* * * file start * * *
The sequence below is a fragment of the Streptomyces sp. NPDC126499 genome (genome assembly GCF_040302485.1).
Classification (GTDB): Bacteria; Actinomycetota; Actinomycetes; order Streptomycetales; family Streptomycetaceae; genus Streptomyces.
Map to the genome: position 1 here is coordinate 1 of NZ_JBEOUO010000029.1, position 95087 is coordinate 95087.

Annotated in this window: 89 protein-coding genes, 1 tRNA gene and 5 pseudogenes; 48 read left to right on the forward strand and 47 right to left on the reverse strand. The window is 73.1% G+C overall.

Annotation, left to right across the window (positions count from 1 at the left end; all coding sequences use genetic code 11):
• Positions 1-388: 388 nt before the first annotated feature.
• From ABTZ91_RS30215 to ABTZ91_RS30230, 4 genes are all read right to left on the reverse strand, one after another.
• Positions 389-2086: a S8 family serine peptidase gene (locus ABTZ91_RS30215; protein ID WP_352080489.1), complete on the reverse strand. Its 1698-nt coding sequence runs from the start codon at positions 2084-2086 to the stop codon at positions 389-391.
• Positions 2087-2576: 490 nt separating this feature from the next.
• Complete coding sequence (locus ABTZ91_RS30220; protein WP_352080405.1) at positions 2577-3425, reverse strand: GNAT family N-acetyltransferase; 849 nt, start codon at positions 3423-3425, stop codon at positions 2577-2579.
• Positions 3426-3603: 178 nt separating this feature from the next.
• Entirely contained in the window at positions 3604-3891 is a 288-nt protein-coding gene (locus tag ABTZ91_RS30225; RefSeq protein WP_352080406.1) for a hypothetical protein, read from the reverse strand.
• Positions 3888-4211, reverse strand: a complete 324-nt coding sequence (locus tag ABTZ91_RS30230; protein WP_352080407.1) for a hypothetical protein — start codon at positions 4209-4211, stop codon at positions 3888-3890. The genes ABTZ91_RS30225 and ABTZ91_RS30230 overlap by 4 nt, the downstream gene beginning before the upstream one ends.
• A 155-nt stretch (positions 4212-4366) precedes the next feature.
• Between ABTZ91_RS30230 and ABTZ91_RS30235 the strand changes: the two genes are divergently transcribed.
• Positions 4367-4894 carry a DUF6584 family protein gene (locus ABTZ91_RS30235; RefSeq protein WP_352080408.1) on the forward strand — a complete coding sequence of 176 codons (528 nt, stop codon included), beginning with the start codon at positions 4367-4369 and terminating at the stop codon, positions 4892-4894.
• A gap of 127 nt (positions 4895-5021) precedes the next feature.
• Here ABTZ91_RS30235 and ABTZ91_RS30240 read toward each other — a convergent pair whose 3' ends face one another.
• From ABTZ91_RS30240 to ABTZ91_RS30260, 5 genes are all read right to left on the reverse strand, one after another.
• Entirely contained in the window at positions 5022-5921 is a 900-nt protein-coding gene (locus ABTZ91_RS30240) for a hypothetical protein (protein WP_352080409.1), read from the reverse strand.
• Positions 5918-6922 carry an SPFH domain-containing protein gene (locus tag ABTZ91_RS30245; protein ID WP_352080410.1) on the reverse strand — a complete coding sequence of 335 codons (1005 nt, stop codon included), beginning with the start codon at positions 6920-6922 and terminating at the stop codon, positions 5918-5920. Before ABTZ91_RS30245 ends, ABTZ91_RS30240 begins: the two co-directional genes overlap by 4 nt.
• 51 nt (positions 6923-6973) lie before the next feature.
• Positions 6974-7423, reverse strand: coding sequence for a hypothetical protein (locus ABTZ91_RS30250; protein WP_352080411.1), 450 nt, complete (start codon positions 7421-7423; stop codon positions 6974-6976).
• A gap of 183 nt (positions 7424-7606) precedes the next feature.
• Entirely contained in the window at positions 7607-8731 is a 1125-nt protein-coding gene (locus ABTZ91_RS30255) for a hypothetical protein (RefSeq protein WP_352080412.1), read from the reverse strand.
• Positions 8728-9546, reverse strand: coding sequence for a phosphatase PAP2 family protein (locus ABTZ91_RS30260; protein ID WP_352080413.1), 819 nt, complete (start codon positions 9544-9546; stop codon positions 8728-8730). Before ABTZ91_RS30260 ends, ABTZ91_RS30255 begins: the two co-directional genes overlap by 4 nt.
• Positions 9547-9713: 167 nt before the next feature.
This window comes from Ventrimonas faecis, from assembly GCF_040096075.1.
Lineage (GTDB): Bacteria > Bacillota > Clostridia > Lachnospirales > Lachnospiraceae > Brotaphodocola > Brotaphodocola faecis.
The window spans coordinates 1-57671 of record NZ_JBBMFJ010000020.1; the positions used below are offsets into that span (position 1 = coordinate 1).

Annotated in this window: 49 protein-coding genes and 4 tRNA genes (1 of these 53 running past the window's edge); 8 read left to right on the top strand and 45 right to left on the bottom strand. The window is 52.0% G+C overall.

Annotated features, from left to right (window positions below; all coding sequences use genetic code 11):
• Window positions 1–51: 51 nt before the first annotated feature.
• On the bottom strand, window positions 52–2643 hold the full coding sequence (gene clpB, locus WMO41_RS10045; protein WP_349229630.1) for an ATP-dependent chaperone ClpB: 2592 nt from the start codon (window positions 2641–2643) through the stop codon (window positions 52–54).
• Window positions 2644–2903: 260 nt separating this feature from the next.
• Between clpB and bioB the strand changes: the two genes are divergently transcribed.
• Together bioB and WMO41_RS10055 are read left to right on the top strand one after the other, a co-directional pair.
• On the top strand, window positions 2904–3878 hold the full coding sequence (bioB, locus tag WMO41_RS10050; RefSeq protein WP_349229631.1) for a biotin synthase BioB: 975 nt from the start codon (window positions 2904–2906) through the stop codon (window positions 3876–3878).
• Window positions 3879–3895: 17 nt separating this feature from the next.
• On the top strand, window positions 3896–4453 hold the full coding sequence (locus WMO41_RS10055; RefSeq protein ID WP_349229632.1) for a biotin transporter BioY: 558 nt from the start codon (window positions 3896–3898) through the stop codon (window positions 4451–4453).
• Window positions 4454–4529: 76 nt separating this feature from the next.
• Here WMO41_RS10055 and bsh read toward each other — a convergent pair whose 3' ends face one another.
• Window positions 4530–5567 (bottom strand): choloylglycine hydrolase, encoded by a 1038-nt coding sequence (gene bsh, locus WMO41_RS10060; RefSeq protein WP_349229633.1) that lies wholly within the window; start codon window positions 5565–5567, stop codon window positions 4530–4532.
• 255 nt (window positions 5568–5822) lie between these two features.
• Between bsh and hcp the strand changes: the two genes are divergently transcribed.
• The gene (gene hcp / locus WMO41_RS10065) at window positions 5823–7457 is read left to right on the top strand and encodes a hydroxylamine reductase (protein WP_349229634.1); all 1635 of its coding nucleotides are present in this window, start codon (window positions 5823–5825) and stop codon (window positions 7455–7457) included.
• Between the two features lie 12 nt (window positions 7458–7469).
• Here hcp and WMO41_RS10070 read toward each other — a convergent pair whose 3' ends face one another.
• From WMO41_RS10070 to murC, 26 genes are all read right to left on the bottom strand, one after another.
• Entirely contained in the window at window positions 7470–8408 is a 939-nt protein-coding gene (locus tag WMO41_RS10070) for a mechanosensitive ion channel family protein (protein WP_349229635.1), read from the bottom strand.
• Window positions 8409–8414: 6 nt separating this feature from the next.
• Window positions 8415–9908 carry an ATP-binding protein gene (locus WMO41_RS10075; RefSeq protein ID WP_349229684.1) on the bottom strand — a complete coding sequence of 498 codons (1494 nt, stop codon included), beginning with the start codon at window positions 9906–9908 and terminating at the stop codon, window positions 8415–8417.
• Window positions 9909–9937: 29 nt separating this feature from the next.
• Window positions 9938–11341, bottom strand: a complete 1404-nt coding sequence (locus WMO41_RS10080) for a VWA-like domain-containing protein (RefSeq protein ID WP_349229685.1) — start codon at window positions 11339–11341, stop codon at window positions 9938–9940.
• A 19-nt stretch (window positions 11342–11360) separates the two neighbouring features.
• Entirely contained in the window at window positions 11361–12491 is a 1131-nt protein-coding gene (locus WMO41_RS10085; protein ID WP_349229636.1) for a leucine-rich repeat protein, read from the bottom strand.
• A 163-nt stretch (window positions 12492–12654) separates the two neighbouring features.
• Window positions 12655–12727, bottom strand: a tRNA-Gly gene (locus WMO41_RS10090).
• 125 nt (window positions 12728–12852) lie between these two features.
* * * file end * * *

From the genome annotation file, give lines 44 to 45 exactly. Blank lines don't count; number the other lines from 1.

• 255 nt (window positions 5568–5822) lie between these two features.
• Between bsh and hcp the strand changes: the two genes are divergently transcribed.